How to Improve Your Ring Dips

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By JOEL TOLEDANO


What exactly are ring dips and why should we do them? If you have struggled through a WOD like “Elizabeth” that involves lots of ring dips, you have probably asked yourself this very question (though in somewhat saltier language!). Learn how to improve your ring dips and gain a new appreciation for what gymnasts do every day, too.

What are ring dips?

Performing a ring dip with a full range of motion directly transfers to your ability to do muscle-ups.
Let’s start from the beginning. The ring dip exercise is the standard dip, performed on gymnastics rings, and has long been a staple compound exercise in many gymnasts’ routines. As with all dips, the shoulder must dip below the top of the elbow at the bottom of the dip (elbows should be at least at a 90 degree angle); elbows must be fully extended at the top of each dip with the rings pulled in close to the body.

Ring dips are quite a bit more challenging than bar dips because rings are extremely unstable, thus demanding the utilization of numerous stabilizer muscles in your core and shoulders. Not surprisingly,  this goes a long way in building core strength and preventing injury. They are ideal for working the triceps, chest and shoulder muscles in one maneuver rather than working any one muscle group in isolation.

Keep in mind — especially when trying to rep out large sets of ring dips — that ring dips are not ab crunches: proper range of motion in a ring dip means the shoulders have moved below the elbows, and the height of the hips has changed dramatically. If your hips do not drop with each rep, you might be doing a “crunch”—and your “ring dips” will not help much when you are doing (or developing) muscle-ups, as this CrossFit Journal video highlights:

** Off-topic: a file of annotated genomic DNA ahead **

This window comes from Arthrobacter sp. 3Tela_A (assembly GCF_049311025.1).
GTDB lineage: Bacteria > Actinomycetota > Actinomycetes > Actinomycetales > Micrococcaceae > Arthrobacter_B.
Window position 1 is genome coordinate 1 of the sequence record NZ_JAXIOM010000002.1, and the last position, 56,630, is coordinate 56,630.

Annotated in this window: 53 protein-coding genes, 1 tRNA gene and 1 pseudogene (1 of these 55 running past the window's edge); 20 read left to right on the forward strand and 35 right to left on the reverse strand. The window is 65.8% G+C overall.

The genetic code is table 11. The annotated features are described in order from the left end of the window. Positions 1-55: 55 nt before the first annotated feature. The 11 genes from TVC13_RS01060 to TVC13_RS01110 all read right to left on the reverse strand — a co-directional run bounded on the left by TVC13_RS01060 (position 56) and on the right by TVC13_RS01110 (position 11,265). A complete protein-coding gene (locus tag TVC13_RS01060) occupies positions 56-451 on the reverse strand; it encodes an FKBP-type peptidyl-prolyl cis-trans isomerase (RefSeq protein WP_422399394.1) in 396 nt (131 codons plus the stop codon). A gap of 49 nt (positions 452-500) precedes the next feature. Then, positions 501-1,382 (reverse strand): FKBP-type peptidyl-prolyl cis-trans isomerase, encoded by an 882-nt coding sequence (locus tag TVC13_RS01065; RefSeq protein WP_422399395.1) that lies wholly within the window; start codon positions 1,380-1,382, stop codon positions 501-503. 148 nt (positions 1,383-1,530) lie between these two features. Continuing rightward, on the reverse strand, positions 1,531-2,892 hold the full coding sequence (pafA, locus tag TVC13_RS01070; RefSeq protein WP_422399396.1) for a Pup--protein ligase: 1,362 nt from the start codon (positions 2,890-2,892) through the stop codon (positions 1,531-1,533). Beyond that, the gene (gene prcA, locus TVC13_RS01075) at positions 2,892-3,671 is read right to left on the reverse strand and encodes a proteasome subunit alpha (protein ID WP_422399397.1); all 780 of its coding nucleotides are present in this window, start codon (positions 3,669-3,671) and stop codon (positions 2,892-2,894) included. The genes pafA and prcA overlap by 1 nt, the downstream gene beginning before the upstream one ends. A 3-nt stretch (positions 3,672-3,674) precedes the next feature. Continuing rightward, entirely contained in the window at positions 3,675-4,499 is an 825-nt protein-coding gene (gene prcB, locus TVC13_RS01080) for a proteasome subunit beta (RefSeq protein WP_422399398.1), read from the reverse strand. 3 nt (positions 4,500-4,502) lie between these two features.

Why should I bother doing ring dips?

The determination and strength it takes to overcome the instability of the rings takes the exercise to another level beyond standard bar dips, which alone require solid foundational gymnastic strength. It feels like every upper body muscle is called into play to help stabilize and control the movement; using the rings to perform dips really targets any weaknesses in the lats and chest.

What tips & techniques can I use to get better at ring dips?

When in doubt, go back to your gymnastics fundamentals. Check out Carl Paoli’s video on GymnasticsWOD, where he lays out the following key facets of a proper ring dip: 

If you are not yet strong enough for ring dips, apply all of these gymnastics principles to your bar dips, or use a band for assistance on either apparatus.
  • Start in the support position with the elbows locked and hands turned out
  • Emphasize a long neck and hollow body position
  • Initiate the dip by sending the shoulder forward
  • Reach the bottom of the dip with your shoulder below the elbow (just like proper squat position with the hip below knee)
  • Press back up and finish in the same strong support position in which you started

Also directly from the world of gymnastics, TrainingRings.com has some good tips on performing proper ring dips. To perform the ring dip you should set the rings to a height where your feet will not touch the ground between repetitions. In the support position, you suspend your body above the rings with your arms straight.

Now lower your body down by bending at the elbows and by keeping your shoulders close to your sides. Keep the movement steady and controlled — you should try to achieve a full range of motion by taking your shoulders down until they almost touch your hands. Once at the bottom of the move simply push your body back up to the starting position.

Additionally, check out this video from CrossFit Rockwall for excellent tips and advice on ring dips:

  • Work on your ring support every chance you get to build strength
  • Keep the rings close to your body throughout the movement
  • Push your chest forward and your elbows back as you lower into the dip
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